Foto: Peter Teune
Limosa Search Issues Subscriptions Editor Guidelines NOU Home Nederlands

Limosa article summary      



VAN BERGEN VS, RIEM VIS R, BRINKGREVE J, STELMA J & NIJLUSING W (2021) Parental care by a pair of Honey Buzzards Pernis apivorus: investments in reproduction, survival and predation risk, assessed by monitoring nests with camera traps. LIMOSA 94 (3): 89-100.

In raptors with biparental care but sex-specific roles, adults are facing a trade-off between food provisioning and protection of the brood at the nest against predation and adverse weather. We followed the breeding cycle of a pair of Honey Buzzards in the north of the Netherlands with camera traps at their nest sites in 2015 and 2016. We monitored nests by using two different camera trap settings: the time-lapse function (camera programmed to take one picture every minute) and motion trigger function (camera programmed to take one picture in response to movement). To determine nest attendance and prey delivery, we used one camera with the time-lapse function in 2015 and two cameras in 2016 (one with the time-lapse function and one with the motion trigger function). The consecutive nests in 2015 and 2016 were 4.2 kilometres apart. In both years, the female incubated the eggs about two-thirds of the time. In 2015 the nest had two chicks, that were both depredated by a European Pine Marten Martes martes at 8:28 AM local time when the oldest chick was 27 days old. In 2016 only one of the two eggs hatched, and the nestling fledged successfully. Adult nest attendance was lower in 2015 during the nestling phase as compared to 2016, especially shortly before the brood was depredated (Fig. 1 and 2). We propose that the higher food demand and possibly lower food availability in 2015 caused the female to more often assist the male in hunting. This resulted in lower nest attendance and a consequently higher predation risk. Common Wasp Vespula vulgaris was the most frequent prey in both years, resp. 29.4% and 43.5% (Appendix 1 and 2). Prey were better identified by the motion trigger camera trap than by the time-lapse camera trap. Like in most raptors, usually the male brought prey to the nest while the female provided the young with direct care at the nest. In 2016, the female visited the nest for the last time when the chick was 45 days old. The male appeared for the last time on the nest when the chick had an age of 54 days. For monitoring nest attendance and prey delivery rates, we advise to use one camera trap with a combination of the time-lapse (one picture per minute) and the motion trigger (three pictures with a three seconds interval and a 'quiet period' of five minutes) function, with the time-lapse function off during the night time. With these settings, camera traps continued working for 10 to 14 days on one set of batteries, collecting the maximum amount of information.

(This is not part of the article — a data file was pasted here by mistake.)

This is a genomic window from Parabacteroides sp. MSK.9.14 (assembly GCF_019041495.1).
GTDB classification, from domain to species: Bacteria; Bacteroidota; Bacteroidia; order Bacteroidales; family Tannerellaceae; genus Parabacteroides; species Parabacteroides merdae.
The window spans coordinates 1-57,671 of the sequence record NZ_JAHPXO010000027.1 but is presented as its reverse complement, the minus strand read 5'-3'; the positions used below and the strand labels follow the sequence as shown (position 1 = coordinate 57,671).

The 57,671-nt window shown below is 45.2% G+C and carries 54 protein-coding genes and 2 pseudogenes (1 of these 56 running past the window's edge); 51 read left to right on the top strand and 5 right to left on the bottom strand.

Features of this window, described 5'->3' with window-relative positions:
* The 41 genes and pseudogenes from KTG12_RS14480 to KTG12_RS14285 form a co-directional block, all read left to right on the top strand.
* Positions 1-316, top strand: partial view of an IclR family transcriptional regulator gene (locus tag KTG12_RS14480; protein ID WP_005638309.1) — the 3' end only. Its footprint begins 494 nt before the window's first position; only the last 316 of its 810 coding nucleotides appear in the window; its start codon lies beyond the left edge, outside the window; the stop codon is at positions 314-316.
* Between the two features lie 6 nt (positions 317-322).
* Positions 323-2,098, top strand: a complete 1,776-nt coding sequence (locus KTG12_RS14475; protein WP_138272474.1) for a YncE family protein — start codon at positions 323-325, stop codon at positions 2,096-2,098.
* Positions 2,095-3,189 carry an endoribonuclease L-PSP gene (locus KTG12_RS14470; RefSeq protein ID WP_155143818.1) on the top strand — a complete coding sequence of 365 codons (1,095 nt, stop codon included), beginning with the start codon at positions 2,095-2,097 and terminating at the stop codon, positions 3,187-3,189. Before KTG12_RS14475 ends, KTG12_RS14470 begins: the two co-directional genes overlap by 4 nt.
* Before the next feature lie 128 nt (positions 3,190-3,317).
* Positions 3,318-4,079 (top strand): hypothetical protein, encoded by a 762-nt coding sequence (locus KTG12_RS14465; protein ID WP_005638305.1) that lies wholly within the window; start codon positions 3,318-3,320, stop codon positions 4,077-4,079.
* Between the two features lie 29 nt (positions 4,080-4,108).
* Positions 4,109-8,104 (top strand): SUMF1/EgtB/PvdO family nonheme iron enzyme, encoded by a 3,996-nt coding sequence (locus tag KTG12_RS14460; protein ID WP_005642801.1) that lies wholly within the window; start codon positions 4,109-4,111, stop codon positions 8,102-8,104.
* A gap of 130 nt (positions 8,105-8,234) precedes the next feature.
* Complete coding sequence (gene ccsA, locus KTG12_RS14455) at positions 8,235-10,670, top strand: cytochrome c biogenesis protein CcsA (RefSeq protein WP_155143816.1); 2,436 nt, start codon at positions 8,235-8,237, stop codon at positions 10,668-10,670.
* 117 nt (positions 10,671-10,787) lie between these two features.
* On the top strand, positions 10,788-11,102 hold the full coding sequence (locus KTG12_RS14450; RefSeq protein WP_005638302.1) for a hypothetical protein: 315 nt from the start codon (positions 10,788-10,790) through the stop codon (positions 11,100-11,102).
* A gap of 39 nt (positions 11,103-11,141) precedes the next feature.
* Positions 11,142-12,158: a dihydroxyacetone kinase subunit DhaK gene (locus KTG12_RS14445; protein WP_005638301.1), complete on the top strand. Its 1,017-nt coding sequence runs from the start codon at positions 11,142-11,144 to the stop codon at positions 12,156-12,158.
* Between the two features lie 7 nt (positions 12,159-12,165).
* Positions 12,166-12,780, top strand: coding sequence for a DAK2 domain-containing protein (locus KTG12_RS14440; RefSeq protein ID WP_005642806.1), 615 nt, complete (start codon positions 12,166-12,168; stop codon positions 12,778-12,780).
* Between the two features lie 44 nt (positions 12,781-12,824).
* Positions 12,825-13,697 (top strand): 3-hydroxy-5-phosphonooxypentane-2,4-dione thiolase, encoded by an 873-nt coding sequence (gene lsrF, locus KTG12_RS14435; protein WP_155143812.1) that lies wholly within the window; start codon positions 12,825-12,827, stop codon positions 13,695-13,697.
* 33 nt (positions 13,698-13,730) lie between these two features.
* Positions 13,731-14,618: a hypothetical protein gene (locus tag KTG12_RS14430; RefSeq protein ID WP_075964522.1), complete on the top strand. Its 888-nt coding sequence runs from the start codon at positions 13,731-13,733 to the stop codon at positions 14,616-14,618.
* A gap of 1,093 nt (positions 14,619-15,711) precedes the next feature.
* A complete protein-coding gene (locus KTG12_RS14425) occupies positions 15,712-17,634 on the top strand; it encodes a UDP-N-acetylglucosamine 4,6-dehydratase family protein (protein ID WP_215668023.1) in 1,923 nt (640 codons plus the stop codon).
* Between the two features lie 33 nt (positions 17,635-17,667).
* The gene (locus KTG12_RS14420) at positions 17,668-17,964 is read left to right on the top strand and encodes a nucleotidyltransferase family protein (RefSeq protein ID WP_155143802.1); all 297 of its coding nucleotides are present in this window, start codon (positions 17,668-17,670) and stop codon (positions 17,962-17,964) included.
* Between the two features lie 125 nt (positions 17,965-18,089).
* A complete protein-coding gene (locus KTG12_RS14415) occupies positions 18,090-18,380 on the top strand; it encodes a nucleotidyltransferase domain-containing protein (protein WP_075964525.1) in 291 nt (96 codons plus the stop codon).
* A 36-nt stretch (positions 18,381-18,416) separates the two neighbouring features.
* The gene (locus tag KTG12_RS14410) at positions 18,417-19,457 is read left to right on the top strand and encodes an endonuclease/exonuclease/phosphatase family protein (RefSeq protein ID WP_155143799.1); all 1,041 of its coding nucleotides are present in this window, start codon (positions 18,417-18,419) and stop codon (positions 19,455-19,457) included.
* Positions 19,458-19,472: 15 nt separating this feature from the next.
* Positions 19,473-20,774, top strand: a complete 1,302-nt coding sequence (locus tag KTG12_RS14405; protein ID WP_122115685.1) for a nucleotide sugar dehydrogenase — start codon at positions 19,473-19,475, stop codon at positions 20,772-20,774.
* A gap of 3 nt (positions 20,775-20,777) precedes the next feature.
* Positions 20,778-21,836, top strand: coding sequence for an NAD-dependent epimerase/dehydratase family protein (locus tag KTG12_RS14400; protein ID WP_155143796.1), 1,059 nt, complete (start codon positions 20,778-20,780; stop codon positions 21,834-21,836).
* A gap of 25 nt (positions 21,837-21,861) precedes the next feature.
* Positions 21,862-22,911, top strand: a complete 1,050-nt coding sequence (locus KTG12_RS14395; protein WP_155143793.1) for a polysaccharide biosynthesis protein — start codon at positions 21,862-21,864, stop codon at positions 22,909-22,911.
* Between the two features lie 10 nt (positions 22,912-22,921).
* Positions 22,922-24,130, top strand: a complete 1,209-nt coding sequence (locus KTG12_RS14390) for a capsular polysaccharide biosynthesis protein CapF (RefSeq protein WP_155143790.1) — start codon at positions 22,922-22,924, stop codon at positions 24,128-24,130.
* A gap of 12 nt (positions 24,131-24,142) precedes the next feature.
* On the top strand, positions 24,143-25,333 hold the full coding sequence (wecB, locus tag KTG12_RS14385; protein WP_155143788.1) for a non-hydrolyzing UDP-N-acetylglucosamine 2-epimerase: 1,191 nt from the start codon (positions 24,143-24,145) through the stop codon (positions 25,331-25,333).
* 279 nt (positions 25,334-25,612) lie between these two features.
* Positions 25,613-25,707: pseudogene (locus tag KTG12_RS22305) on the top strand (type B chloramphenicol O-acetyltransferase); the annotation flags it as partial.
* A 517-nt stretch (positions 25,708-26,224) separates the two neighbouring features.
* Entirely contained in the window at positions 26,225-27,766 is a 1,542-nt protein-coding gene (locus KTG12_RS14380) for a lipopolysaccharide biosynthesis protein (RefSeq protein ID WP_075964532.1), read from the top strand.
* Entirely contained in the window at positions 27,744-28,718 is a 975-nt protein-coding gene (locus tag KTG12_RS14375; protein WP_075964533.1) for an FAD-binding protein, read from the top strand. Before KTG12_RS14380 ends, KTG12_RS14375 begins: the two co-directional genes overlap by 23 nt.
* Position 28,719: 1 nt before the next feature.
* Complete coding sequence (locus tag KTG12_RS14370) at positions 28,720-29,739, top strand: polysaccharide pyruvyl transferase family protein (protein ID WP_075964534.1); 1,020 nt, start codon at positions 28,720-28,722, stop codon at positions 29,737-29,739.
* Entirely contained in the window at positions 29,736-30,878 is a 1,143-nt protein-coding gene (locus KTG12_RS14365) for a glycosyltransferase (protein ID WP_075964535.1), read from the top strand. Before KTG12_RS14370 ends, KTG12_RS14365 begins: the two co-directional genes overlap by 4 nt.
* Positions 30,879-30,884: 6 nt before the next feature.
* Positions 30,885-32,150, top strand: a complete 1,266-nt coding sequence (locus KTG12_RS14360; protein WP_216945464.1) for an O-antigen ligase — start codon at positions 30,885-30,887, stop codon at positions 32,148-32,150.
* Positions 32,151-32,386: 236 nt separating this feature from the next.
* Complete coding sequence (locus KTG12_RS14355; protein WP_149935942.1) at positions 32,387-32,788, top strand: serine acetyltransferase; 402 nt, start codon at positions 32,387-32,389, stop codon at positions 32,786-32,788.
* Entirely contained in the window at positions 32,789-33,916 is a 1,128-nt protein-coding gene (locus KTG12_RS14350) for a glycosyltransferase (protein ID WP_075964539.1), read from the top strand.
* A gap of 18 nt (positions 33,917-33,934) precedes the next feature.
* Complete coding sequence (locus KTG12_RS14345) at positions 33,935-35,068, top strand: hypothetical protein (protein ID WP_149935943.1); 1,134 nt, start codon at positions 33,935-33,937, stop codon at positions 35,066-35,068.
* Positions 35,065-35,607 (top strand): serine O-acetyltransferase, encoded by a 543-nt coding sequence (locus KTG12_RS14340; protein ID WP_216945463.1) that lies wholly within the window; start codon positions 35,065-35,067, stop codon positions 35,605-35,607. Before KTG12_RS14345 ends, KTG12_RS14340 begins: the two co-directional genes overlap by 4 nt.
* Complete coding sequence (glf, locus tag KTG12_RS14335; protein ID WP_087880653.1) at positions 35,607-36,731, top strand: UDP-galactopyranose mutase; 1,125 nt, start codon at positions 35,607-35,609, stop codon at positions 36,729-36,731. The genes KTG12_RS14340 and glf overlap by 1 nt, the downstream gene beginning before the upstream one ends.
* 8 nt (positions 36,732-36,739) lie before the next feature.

[pdf only for members] [dutch summary]

limosa 94.3 2021
[full content of this issue]